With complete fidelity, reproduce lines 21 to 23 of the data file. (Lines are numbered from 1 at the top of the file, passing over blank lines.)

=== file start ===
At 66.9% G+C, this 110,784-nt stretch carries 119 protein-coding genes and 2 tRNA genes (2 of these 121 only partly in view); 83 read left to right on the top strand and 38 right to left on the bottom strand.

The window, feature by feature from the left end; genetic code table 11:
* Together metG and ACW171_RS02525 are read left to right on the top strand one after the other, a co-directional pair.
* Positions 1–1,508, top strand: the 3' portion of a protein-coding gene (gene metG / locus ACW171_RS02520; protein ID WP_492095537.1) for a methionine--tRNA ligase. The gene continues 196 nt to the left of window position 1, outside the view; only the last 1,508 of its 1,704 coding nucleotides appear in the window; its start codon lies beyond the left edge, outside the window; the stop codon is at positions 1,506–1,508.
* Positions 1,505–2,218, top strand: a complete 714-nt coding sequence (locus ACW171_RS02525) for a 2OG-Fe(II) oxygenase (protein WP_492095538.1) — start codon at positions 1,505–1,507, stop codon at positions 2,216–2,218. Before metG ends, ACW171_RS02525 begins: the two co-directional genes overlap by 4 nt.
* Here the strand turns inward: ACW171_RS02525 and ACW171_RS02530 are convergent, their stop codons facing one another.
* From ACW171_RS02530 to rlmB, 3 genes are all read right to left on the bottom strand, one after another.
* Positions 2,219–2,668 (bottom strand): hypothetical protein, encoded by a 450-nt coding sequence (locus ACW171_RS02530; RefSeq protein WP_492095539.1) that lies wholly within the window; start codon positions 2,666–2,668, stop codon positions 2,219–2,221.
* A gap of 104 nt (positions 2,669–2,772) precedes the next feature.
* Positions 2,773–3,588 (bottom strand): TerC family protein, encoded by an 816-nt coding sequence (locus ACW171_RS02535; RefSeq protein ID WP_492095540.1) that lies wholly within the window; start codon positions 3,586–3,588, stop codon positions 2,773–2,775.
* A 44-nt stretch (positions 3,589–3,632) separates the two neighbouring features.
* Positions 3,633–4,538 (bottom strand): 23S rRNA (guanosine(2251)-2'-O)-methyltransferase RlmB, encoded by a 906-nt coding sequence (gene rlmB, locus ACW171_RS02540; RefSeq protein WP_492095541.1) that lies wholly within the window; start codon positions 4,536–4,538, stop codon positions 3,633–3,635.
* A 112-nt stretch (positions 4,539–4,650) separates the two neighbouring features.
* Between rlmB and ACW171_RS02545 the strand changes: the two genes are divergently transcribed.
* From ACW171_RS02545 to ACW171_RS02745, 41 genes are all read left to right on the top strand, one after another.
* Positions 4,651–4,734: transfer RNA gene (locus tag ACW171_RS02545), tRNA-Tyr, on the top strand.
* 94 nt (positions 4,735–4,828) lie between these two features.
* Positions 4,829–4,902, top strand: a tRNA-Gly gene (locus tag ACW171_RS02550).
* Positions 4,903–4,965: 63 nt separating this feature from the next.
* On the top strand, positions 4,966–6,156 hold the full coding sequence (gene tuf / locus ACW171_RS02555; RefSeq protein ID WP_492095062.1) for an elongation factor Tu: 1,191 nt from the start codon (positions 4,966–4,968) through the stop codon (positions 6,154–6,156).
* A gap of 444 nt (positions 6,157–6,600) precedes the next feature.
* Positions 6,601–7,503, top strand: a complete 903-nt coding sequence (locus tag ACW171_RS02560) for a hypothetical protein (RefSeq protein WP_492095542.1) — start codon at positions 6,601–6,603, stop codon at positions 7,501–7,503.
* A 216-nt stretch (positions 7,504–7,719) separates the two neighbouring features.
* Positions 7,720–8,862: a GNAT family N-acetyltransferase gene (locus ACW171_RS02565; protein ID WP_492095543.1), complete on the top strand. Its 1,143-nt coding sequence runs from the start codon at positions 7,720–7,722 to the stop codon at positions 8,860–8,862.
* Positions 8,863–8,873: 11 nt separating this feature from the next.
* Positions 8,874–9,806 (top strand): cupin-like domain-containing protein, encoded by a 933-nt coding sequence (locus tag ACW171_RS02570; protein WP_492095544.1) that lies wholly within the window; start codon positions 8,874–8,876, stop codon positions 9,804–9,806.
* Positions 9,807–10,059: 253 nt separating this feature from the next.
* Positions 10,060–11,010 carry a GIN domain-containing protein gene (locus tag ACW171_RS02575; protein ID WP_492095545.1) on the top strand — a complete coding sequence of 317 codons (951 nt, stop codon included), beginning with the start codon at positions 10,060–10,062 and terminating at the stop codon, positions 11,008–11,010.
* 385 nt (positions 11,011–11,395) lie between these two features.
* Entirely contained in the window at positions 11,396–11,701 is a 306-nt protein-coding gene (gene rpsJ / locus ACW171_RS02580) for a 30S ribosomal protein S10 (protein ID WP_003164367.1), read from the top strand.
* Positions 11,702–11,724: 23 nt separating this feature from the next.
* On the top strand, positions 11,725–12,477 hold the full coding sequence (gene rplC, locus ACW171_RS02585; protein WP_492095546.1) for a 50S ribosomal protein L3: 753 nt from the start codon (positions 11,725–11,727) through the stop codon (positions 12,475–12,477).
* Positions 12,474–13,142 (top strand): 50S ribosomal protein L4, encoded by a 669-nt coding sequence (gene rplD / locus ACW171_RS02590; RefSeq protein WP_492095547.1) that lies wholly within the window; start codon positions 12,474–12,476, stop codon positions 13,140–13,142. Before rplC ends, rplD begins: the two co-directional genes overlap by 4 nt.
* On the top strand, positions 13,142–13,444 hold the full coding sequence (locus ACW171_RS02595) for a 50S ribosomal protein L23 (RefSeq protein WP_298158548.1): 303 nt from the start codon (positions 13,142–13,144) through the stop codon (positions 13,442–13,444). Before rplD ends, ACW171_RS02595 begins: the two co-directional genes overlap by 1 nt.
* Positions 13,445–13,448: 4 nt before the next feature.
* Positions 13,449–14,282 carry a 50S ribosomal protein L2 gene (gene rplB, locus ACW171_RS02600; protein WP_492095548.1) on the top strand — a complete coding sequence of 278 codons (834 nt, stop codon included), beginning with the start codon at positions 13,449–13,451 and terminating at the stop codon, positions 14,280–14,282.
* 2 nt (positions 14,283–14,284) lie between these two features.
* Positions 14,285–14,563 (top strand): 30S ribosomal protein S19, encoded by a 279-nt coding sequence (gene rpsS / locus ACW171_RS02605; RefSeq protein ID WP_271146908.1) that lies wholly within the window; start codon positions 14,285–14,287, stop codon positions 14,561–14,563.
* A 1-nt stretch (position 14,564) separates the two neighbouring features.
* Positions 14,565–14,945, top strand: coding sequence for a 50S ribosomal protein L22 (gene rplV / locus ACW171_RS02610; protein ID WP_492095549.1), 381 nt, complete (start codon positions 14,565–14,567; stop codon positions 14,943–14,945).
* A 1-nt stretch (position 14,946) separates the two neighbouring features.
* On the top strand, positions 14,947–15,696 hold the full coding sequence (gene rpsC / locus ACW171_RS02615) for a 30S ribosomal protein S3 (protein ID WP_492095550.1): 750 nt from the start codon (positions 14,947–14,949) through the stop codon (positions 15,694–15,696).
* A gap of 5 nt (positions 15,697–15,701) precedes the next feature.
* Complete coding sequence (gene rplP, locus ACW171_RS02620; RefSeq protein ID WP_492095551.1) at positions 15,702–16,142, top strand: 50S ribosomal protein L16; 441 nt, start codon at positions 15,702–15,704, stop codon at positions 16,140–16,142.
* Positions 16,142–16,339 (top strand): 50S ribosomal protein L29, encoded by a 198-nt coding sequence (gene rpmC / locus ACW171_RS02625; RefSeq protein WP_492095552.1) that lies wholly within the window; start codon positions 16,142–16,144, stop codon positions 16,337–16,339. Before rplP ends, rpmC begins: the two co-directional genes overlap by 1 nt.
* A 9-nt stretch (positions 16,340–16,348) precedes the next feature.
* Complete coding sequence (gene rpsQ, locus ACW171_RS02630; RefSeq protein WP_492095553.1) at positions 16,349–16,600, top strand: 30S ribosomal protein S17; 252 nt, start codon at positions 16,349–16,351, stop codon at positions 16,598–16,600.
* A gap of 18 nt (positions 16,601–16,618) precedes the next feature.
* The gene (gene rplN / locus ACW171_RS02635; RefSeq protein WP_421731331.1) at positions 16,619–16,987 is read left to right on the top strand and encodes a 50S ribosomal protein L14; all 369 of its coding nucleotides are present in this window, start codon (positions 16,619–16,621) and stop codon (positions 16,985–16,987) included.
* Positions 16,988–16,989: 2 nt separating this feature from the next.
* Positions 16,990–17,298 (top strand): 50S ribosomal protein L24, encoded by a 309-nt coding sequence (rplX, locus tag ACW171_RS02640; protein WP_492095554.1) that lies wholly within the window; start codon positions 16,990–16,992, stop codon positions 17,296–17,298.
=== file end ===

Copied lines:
* A gap of 444 nt (positions 6,157–6,600) precedes the next feature.
* Positions 6,601–7,503, top strand: a complete 903-nt coding sequence (locus tag ACW171_RS02560) for a hypothetical protein (RefSeq protein WP_492095542.1) — start codon at positions 6,601–6,603, stop codon at positions 7,501–7,503.
* A 216-nt stretch (positions 7,504–7,719) separates the two neighbouring features.